On Sept. 11, more than 35,000 of the world's children died of starvation. A similar number have perished from hunger every day since then in developing countries, according to figures from the United Nations Food and Agriculture Organization.
As the immediate shock of the attacks on New York and Washington fades, some European leaders are beginning to look for the root causes of terrorism. And they are blaming poverty and injustice as much as anything else.
"One illusion has been shattered on 11th September: that we can have the good life of the West, irrespective of the state of the rest of the world," said British Prime Minister Tony Blair in a major foreign policy address earlier this month.
Politicians in France and Germany have echoed this line of thought. "To fight against terrorism is also to settle or solve the problems which the terrorists use as pretexts," said French Foreign Minister Hubert Vedrine in a recent television interview.
Some of those problems are political: Mr. Vedrine pointed to the Palestinian-Israeli conflict, which Washington is now making a renewed effort to resolve after nine months of sitting on the sidelines.
But deeper questions of inequality are coming into fresh focus in the wake of the terrorist attacks.
Not that anyone is suggesting that Osama bin Laden, accused of masterminding the Sept. 11 attacks, was acting on behalf of the world's poor, or that he conceived the atrocity as a way of drawing attention to the growing disparities between the richest and the poorest countries. Nothing he has said or done, before or after the attack, supports such an idea.
But his vitriolic brand of anti-Americanism resonates with resentful and dispossessed people. "The war against terrorism...needs to be a series of political actions designed to remove the conditions under which such acts of evil can flourish and be tolerated," Mr. Blair told his audience. "The dragon's teeth are planted in the fertile soil of wrongs unrighted, of disputes left to fester for years or even decades, of failed states, of poverty and deprivation," he added.
"Self interest for a nation and the interests of the broader community are no longer in conflict. In the war against terrorism, the moralists and the realists are partners, not antagonists."
This is a theme that is being taken up elsewhere, as the governments of wealthy countries begin to show more signs of sympathy for developing nations.
One pointer: at the recent World Trade Organization (WTO) meeting in Qatar, the United States and its allies finally gave in to Third World demands that poor countries facing epidemics such as AIDS should be allowed to sidestep international patent law so as to make or buy cheap generic drugs.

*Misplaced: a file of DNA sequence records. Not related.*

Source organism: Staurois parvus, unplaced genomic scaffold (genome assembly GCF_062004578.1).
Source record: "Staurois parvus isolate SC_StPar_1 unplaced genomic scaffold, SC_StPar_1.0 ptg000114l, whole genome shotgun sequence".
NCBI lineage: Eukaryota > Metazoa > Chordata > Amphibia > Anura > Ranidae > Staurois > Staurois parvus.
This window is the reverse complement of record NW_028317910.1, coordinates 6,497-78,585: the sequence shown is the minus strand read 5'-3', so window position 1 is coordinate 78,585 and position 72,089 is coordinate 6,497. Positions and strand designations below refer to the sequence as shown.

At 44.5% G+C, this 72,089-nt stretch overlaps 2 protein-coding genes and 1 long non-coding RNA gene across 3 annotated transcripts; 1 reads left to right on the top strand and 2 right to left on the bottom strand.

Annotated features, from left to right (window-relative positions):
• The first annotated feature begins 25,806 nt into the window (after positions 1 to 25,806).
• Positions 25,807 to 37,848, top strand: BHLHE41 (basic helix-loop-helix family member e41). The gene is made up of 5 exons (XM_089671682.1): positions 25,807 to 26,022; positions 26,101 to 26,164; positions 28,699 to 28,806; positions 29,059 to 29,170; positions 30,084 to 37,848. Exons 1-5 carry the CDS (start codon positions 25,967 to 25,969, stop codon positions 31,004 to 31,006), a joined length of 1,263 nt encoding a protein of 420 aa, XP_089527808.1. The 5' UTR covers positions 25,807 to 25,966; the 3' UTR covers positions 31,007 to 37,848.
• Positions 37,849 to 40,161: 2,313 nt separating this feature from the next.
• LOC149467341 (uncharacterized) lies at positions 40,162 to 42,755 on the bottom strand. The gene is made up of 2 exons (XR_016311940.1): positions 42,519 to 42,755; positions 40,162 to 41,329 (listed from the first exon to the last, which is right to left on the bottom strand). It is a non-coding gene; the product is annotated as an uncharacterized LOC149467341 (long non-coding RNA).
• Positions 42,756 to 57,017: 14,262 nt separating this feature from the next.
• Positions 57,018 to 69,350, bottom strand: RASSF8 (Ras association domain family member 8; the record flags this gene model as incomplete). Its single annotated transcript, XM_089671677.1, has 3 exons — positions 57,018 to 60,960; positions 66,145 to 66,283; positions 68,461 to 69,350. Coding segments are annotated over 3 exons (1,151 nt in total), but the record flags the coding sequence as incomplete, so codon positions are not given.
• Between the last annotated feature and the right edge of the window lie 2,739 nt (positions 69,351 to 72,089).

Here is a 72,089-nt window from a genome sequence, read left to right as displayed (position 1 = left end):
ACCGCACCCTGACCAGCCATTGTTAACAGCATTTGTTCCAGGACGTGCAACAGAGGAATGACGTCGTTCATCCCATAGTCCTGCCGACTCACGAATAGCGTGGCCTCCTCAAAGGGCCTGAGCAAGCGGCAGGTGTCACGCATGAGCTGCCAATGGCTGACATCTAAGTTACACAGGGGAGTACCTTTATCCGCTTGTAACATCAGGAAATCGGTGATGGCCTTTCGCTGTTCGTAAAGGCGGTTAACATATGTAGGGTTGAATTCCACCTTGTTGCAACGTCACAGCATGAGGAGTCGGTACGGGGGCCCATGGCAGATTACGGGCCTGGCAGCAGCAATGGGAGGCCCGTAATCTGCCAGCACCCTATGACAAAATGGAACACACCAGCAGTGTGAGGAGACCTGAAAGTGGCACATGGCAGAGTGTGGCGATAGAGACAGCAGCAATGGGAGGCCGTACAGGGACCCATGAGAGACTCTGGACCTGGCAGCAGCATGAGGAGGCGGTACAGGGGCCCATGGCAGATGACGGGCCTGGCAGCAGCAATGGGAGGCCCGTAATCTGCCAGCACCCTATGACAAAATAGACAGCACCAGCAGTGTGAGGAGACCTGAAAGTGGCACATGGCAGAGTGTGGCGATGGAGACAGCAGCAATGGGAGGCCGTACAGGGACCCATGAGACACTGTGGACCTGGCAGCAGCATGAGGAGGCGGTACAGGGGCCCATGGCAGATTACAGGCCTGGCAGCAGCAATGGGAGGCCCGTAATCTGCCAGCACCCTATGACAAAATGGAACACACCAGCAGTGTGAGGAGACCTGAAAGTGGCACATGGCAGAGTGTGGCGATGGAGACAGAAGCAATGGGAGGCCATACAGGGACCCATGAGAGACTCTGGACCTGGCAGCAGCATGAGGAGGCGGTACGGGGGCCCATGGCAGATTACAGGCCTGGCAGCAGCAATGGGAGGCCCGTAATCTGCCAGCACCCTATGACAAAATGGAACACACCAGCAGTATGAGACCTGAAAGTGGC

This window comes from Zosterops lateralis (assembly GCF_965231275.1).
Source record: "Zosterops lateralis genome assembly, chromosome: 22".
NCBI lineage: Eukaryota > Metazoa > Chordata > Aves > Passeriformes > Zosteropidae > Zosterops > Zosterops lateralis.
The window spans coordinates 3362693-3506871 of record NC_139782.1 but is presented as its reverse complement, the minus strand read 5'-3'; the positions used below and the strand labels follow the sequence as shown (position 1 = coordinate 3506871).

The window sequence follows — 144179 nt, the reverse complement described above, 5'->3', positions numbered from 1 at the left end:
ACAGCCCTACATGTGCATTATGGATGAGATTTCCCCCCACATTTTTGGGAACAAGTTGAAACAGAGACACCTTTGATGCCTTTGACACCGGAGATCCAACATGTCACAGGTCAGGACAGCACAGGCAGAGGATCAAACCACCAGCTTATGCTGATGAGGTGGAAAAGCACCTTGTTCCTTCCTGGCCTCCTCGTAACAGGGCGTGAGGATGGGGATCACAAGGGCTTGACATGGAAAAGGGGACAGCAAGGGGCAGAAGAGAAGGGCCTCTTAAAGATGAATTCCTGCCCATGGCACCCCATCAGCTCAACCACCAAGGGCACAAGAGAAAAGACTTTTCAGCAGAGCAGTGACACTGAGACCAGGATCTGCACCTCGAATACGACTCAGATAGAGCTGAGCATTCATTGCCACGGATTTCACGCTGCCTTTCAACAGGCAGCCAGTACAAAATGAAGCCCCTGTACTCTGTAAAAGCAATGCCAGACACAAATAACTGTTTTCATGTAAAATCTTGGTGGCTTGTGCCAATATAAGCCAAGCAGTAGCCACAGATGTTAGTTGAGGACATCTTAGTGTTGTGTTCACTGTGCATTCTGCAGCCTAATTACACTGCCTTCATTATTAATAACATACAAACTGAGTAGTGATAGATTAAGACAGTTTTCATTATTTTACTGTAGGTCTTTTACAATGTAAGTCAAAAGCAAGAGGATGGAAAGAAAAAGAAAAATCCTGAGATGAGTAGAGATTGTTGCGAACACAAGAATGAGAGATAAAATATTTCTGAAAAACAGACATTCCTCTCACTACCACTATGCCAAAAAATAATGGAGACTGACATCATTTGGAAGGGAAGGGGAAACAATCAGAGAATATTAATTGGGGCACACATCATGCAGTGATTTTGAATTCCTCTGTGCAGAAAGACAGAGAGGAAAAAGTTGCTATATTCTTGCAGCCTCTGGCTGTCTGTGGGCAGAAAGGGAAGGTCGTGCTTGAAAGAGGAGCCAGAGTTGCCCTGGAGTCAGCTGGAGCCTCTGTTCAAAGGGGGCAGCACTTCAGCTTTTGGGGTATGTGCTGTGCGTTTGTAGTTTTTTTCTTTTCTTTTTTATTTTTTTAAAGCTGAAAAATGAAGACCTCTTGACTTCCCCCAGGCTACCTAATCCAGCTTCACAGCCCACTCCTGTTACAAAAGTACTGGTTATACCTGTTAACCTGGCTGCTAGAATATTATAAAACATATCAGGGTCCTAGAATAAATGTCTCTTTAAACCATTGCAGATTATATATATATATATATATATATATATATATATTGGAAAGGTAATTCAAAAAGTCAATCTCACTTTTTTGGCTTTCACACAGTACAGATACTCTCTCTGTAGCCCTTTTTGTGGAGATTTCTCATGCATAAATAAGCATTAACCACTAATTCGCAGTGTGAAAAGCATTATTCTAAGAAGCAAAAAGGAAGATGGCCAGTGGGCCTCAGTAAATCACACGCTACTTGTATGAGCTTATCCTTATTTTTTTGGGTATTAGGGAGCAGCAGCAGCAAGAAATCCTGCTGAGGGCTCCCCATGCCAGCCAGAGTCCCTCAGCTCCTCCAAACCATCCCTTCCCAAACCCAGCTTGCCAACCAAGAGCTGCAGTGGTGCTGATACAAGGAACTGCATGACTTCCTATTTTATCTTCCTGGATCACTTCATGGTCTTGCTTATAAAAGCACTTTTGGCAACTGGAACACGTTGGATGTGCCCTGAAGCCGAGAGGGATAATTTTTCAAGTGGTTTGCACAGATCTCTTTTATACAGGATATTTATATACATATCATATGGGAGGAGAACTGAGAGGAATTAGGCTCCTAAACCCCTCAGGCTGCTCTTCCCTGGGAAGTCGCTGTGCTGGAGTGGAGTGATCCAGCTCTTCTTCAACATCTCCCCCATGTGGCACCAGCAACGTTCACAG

Another sign is the burgeoning respectability of a controversial idea espoused by protesters against unregulated globalization - the so-called 'Tobin tax' on speculative international financial transactions. Professor James Tobin, a Nobel prize-winning economist, first suggested a tax of between 0.1 percent and 1 percent on currency conversions 30 years ago, to dampen currency fluctuations, which hit developing countries especially hard. His idea - widely disparaged until recently by central bankers and most mainstream economists - has been taken up by antiglobalization militants who have added a new twist: The money raised would be spent on development.
A 'Tobin tax' of only 0.1 per cent would raise more than $50 billion a year, it has been calculated. If that money were spent on development, it would double the amount that rich countries currently spend on development assistance.
French Prime Minister Lionel Jospin and his German counterpart Gerhard Schroder recently set up a high-level expert group to study the feasibility of this plan. The European Commission is also preparing an urgent report on the idea, due to be presented to European heads of state at their December summit.
Even Gordon Brown, who as British finance minister presides over the biggest foreign-exchange trading center in the world in London, and who is skeptical about taxing it, told an audience at the New York Federal Reserve earlier this month that "we in Britain approach further evaluation (of the Tobin tax) with an open mind."
The Tobin tax, however, is widely felt to be impractical to impose, unless every country in the world joined in, which would be unlikely. "Problems of international supervision and the ease of evasion also cast doubt on whether it could ever be a really effective deterrent" to currency speculation, a report for the European Parliament concluded.
So other ideas for raising money for development are going into the hopper. French Finance Minister Laurent Fabius has ordered a study of an arms tax, raising revenues from the profits that weapons manufacturers make. The European Commission team is looking into the feasibility of a carbon tax, which would be levied on businesses according to their consumption of fossil fuels.
None of these ideas has yet been widely aired in the United States, but they are expected to surface with increasing frequency as policymakers ponder the post-Sept. 11 world.